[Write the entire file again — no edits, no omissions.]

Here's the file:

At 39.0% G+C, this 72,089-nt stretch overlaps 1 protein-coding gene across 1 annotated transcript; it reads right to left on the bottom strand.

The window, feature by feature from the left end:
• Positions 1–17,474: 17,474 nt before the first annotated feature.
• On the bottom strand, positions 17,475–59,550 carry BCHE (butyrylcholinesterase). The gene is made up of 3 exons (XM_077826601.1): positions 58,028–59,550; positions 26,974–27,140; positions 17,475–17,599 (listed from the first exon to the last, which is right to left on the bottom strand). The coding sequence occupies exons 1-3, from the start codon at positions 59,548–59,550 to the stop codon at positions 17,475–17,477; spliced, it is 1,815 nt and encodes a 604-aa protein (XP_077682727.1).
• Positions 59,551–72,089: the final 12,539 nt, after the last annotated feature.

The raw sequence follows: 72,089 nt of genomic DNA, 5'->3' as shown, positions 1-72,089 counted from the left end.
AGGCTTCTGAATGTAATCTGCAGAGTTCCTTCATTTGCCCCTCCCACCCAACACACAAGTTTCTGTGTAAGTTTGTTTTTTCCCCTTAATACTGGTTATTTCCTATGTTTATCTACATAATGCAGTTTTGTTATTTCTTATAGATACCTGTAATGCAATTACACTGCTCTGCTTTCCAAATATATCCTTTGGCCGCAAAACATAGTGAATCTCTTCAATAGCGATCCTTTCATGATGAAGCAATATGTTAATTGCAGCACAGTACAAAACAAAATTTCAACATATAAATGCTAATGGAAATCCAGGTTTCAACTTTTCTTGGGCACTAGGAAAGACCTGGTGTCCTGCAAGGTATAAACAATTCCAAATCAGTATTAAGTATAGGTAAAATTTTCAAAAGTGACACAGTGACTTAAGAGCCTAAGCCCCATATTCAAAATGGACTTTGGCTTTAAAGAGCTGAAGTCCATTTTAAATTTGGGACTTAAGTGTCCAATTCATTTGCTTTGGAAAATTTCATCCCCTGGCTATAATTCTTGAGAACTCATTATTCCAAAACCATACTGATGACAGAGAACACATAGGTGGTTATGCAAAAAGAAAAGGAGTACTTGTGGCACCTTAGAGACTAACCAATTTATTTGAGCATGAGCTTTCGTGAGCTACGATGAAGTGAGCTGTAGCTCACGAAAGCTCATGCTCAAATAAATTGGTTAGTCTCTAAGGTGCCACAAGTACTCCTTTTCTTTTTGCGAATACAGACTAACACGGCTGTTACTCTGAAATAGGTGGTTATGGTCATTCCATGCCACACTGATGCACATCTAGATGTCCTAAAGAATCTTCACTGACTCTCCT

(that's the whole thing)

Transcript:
At 39.0% G+C, this 72,089-nt stretch overlaps 1 protein-coding gene across 1 annotated transcript; it reads right to left on the bottom strand.

The window, feature by feature from the left end:
• Positions 1–17,474: 17,474 nt before the first annotated feature.
• On the bottom strand, positions 17,475–59,550 carry BCHE (butyrylcholinesterase). The gene is made up of 3 exons (XM_077826601.1): positions 58,028–59,550; positions 26,974–27,140; positions 17,475–17,599 (listed from the first exon to the last, which is right to left on the bottom strand). The coding sequence occupies exons 1-3, from the start codon at positions 59,548–59,550 to the stop codon at positions 17,475–17,477; spliced, it is 1,815 nt and encodes a 604-aa protein (XP_077682727.1).
• Positions 59,551–72,089: the final 12,539 nt, after the last annotated feature.

The raw sequence follows: 72,089 nt of genomic DNA, 5'->3' as shown, positions 1-72,089 counted from the left end.
AGGCTTCTGAATGTAATCTGCAGAGTTCCTTCATTTGCCCCTCCCACCCAACACACAAGTTTCTGTGTAAGTTTGTTTTTTCCCCTTAATACTGGTTATTTCCTATGTTTATCTACATAATGCAGTTTTGTTATTTCTTATAGATACCTGTAATGCAATTACACTGCTCTGCTTTCCAAATATATCCTTTGGCCGCAAAACATAGTGAATCTCTTCAATAGCGATCCTTTCATGATGAAGCAATATGTTAATTGCAGCACAGTACAAAACAAAATTTCAACATATAAATGCTAATGGAAATCCAGGTTTCAACTTTTCTTGGGCACTAGGAAAGACCTGGTGTCCTGCAAGGTATAAACAATTCCAAATCAGTATTAAGTATAGGTAAAATTTTCAAAAGTGACACAGTGACTTAAGAGCCTAAGCCCCATATTCAAAATGGACTTTGGCTTTAAAGAGCTGAAGTCCATTTTAAATTTGGGACTTAAGTGTCCAATTCATTTGCTTTGGAAAATTTCATCCCCTGGCTATAATTCTTGAGAACTCATTATTCCAAAACCATACTGATGACAGAGAACACATAGGTGGTTATGCAAAAAGAAAAGGAGTACTTGTGGCACCTTAGAGACTAACCAATTTATTTGAGCATGAGCTTTCGTGAGCTACGATGAAGTGAGCTGTAGCTCACGAAAGCTCATGCTCAAATAAATTGGTTAGTCTCTAAGGTGCCACAAGTACTCCTTTTCTTTTTGCGAATACAGACTAACACGGCTGTTACTCTGAAATAGGTGGTTATGGTCATTCCATGCCACACTGATGCACATCTAGATGTCCTAAAGAATCTTCACTGACTCTCCT